For once I actually agree with the community: don’t destroy a standard to make something work. In the long run, it would probably behoove you to upgrade to the standard instead of down-playing for the broken sites.

    The zoom has worked fine for me, though it could use a bit of improvement when it comes to centered content not centering.

    Otherwise, keep up the good work!

  57. PatriotB says:

    Charis… where did you hear August from?  I don’t think a date for beta 3 has been set yet…

  58. Anonymous says:

    Does this in any way affect how data from POST is going to be processed?

  59. Anonymous says:

    > This "bug" (hmm, or it was a "right-understanding-of-misuderstanded-feature"? πŸ˜‰ is VERY annoying and can break too many PHP-based things…

    Actually, PHP doesn’t do this at all (the poster is incorrect.)  Rather, phpBB is sending these headers – which is somewhat popular practice.

    If you have PHP code, you shouldn’t have to worry about it; most other PHP scripts don’t send these headers.  They would have to be explicitly set by the developer.

    Thanks,

    -[Unknown]

  60. Anonymous says:

    @HTMLHelper: No, IE7 sends POST data in the same way that IE6 does.  We don’t plan any changes here.

    @UnknownW.Brackets: Nearly every PHP-based site I’ve encountered sends these headers.  

    Grep’ing the PHPBB code for "-check" and removing all instances of this still doesn’t prevent these headers from being sent, leading to my assertion that this must be a part of the base framework.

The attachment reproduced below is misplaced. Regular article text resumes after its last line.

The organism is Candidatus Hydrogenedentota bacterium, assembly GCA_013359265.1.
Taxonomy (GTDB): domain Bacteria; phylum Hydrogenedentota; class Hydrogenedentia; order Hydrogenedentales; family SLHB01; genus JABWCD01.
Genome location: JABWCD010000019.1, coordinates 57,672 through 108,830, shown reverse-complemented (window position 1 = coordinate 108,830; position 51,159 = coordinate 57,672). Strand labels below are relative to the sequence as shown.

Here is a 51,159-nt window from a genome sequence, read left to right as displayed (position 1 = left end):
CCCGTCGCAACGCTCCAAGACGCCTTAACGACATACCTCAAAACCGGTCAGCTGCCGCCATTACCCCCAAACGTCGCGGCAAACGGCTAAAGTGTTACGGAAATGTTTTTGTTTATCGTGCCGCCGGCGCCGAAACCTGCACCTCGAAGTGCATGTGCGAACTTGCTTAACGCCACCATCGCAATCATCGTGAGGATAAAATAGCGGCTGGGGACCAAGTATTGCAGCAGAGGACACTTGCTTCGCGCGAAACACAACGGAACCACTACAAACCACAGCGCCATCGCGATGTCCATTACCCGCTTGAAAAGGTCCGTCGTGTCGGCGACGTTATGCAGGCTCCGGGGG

61. Anonymous says:

    @Eric: "The IE7 Beta 2 behavior change was pretty trivial, and simply swapped the Post-Check value and the Pre-Check value if the developer had specified them backwards (we had seen this mistake β€œin the wild” a few times)."

    This kind of "fix" is counterproductive and will lead to even more confusion. Please inform the Web masters of these sites instead of making guesses about their malformed HTTP headers.

  62. Anonymous says:

    "This kind of "fix" is counterproductive and will lead to even more confusion. Please inform the Web masters of these sites instead of making guesses about their malformed HTTP headers. "

    YEA, What he said!

    jorgie

  63. Anonymous says:

    Ok, this will be a bit picky, but can you not post screenshots as jpegs? That image is atrocious! even gif would be better.

    Heck, why not show off your new PNG capabilities.

    There is a standard rule with images… if your image contains text (e.g. screenshots), DO NOT use JPEG.  It will look like crud.

    SG

  64. PatriotB says:

    Silly gripe — the image looks to be the same as is posted on MSDN, so my guess is that the file format was dictated by the MSDN folks back when the article was published.

  65. Anonymous says:

    Yup, sorry about the image; this is the image we had handy from the old documentation.  We’ve got plenty of other things keeping us busy.  πŸ™‚

  66. Anonymous says:

    Myself and a co-worker have called IE7 support on  2 seperate issues, this being one of them.  In both cases, we found that no one on the other end of the phone wanted anything to do with logging a bug on this issue.  Then I tried to submit the bug on line, I could not figure out how to do it.  It is time that you guys make it easy to report a bug, it is time the helpdesk staff actually knows how to log a bug.  

  67. Anonymous says:

    Soon might be the updated version would be released with changes updated hopefully with the bugs rectified,